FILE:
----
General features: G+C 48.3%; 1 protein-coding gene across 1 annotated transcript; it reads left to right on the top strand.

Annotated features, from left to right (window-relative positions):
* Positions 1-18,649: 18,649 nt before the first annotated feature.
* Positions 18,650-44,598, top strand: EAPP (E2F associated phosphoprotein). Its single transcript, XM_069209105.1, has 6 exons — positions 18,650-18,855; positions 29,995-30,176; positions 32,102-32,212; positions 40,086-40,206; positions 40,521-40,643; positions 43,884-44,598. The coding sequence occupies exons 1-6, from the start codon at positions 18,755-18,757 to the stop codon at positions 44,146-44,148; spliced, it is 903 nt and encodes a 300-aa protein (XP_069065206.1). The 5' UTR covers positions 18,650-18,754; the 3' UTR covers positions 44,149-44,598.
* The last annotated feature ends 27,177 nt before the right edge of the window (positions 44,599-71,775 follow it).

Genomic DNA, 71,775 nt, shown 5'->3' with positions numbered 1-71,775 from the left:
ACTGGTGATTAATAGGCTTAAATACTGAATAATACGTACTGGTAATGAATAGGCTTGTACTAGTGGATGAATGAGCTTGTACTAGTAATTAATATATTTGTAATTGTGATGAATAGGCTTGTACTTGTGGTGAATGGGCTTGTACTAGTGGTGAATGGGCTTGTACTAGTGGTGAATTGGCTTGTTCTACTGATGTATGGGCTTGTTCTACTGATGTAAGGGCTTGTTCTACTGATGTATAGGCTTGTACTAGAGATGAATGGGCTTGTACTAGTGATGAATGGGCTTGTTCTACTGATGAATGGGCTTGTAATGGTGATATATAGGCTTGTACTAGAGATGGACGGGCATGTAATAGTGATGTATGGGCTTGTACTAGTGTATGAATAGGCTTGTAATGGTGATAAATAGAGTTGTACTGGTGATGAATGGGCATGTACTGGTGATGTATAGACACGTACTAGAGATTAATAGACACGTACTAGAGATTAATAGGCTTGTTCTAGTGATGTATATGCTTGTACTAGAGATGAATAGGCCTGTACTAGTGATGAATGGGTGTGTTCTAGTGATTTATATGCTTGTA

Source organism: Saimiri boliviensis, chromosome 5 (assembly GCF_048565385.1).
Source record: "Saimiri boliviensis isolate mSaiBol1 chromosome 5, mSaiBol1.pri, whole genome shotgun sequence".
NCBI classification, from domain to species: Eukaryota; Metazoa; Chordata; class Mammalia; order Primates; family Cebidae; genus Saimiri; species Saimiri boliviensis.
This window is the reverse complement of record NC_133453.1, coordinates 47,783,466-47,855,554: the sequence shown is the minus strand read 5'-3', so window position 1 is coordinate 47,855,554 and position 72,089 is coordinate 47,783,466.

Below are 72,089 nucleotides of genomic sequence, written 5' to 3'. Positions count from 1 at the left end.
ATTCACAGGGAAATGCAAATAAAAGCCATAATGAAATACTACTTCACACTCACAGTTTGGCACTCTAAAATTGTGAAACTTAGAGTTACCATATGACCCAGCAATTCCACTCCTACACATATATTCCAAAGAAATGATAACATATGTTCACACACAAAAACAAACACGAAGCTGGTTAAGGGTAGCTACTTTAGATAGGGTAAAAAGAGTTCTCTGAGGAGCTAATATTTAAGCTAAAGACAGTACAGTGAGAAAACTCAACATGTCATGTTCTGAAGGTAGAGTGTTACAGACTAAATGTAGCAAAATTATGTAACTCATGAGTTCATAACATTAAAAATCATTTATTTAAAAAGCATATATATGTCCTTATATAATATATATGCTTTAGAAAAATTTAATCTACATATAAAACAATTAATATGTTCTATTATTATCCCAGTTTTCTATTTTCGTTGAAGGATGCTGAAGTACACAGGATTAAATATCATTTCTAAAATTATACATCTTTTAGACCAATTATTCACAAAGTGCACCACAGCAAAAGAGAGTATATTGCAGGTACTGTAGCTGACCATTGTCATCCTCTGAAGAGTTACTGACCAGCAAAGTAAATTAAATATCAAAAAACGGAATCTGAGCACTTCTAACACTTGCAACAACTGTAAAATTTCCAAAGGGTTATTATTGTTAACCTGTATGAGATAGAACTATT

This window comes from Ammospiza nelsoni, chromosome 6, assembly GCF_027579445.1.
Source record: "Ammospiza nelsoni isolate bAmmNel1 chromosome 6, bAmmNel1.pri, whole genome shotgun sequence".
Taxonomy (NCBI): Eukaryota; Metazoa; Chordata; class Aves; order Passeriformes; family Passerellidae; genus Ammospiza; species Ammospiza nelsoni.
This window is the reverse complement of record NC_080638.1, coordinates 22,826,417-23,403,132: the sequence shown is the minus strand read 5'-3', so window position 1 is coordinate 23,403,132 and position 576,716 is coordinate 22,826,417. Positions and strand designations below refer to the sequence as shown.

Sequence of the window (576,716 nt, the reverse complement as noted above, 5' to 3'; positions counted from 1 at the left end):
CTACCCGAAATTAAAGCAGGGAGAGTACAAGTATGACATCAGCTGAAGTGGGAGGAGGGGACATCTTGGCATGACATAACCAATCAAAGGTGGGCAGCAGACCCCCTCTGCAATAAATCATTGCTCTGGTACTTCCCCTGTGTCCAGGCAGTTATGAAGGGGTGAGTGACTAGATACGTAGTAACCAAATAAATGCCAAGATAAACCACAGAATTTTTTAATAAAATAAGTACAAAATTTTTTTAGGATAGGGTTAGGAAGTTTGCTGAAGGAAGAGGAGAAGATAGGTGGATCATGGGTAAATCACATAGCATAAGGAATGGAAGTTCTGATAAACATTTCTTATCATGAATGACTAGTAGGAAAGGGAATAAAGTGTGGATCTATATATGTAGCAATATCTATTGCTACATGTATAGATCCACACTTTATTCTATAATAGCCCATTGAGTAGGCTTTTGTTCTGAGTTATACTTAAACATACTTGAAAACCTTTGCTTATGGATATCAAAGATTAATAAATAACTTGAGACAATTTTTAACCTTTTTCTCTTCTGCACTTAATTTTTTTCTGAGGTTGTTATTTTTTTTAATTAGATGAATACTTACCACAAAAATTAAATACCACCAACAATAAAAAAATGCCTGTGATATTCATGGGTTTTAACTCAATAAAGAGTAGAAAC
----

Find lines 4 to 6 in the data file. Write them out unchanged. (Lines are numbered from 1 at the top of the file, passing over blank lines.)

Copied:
* Positions 18,650-44,598, top strand: EAPP (E2F associated phosphoprotein). Its single transcript, XM_069209105.1, has 6 exons — positions 18,650-18,855; positions 29,995-30,176; positions 32,102-32,212; positions 40,086-40,206; positions 40,521-40,643; positions 43,884-44,598. The coding sequence occupies exons 1-6, from the start codon at positions 18,755-18,757 to the stop codon at positions 44,146-44,148; spliced, it is 903 nt and encodes a 300-aa protein (XP_069065206.1). The 5' UTR covers positions 18,650-18,754; the 3' UTR covers positions 44,149-44,598.
* The last annotated feature ends 27,177 nt before the right edge of the window (positions 44,599-71,775 follow it).

Genomic DNA, 71,775 nt, shown 5'->3' with positions numbered 1-71,775 from the left: